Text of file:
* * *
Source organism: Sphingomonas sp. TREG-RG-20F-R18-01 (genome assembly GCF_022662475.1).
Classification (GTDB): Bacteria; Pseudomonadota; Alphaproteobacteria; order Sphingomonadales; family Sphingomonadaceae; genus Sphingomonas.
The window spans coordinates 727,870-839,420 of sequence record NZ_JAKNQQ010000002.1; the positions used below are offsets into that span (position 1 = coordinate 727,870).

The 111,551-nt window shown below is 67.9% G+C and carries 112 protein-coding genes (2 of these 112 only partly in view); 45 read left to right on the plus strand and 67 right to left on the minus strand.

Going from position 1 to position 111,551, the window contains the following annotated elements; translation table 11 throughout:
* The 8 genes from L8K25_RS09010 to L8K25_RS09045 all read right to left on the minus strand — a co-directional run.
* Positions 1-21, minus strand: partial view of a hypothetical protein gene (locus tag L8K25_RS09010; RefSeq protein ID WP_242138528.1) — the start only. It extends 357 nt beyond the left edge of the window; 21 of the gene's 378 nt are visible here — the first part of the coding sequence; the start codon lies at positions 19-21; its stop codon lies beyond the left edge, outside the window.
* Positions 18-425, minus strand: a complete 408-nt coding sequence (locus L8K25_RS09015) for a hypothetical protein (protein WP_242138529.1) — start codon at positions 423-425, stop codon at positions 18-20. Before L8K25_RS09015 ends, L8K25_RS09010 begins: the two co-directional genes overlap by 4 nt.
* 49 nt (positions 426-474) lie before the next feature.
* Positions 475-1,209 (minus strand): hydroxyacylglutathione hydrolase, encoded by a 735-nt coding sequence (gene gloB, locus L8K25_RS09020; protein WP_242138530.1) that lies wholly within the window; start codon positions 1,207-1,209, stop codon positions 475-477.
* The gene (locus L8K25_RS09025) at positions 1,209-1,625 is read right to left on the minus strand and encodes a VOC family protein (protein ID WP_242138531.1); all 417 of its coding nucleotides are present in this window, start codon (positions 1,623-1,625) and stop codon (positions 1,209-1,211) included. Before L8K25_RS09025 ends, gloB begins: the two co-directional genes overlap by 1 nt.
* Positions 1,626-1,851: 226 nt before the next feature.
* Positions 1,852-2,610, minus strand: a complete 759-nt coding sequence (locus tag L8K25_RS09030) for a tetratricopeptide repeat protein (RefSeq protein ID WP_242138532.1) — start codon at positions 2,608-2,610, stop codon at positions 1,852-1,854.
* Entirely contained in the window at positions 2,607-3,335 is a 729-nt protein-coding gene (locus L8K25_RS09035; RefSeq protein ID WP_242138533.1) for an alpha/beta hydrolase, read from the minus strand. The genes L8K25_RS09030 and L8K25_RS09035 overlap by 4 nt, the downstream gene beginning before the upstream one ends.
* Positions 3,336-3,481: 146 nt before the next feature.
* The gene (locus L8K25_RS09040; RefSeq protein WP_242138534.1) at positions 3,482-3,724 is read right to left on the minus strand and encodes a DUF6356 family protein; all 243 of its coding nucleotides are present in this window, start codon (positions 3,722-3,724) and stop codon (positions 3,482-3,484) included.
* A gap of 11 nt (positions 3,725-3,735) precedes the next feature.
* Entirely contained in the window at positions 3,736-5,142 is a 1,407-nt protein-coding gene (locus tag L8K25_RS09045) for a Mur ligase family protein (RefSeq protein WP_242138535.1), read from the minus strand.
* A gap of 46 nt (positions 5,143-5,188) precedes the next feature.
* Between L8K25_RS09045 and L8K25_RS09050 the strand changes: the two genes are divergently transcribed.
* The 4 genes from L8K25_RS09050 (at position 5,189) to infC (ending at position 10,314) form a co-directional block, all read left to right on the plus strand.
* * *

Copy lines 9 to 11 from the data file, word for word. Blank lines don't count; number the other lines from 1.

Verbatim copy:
* 49 nt (positions 426-474) lie before the next feature.
* Positions 475-1,209 (minus strand): hydroxyacylglutathione hydrolase, encoded by a 735-nt coding sequence (gene gloB, locus L8K25_RS09020; protein WP_242138530.1) that lies wholly within the window; start codon positions 1,207-1,209, stop codon positions 475-477.
* The gene (locus L8K25_RS09025) at positions 1,209-1,625 is read right to left on the minus strand and encodes a VOC family protein (protein ID WP_242138531.1); all 417 of its coding nucleotides are present in this window, start codon (positions 1,623-1,625) and stop codon (positions 1,209-1,211) included. Before L8K25_RS09025 ends, gloB begins: the two co-directional genes overlap by 1 nt.